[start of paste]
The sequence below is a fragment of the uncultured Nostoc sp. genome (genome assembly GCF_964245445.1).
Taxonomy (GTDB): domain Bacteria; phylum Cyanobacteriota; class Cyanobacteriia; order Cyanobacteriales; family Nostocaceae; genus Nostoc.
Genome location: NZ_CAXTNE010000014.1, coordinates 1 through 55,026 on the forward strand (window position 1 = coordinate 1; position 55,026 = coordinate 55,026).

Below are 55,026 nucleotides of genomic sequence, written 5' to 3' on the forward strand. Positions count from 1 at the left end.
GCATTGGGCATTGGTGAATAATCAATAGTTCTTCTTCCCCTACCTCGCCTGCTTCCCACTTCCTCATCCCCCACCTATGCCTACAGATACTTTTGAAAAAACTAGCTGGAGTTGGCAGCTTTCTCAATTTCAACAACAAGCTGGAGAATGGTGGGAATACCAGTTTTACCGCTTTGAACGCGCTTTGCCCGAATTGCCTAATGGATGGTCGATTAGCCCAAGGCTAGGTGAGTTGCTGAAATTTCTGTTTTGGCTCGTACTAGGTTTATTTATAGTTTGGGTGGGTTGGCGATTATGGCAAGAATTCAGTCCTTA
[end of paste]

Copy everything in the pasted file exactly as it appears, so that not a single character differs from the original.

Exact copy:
The sequence below is a fragment of the uncultured Nostoc sp. genome (genome assembly GCF_964245445.1).
Taxonomy (GTDB): domain Bacteria; phylum Cyanobacteriota; class Cyanobacteriia; order Cyanobacteriales; family Nostocaceae; genus Nostoc.
Genome location: NZ_CAXTNE010000014.1, coordinates 1 through 55,026 on the forward strand (window position 1 = coordinate 1; position 55,026 = coordinate 55,026).

Below are 55,026 nucleotides of genomic sequence, written 5' to 3' on the forward strand. Positions count from 1 at the left end.
GCATTGGGCATTGGTGAATAATCAATAGTTCTTCTTCCCCTACCTCGCCTGCTTCCCACTTCCTCATCCCCCACCTATGCCTACAGATACTTTTGAAAAAACTAGCTGGAGTTGGCAGCTTTCTCAATTTCAACAACAAGCTGGAGAATGGTGGGAATACCAGTTTTACCGCTTTGAACGCGCTTTGCCCGAATTGCCTAATGGATGGTCGATTAGCCCAAGGCTAGGTGAGTTGCTGAAATTTCTGTTTTGGCTCGTACTAGGTTTATTTATAGTTTGGGTGGGTTGGCGATTATGGCAAGAATTCAGTCCTTA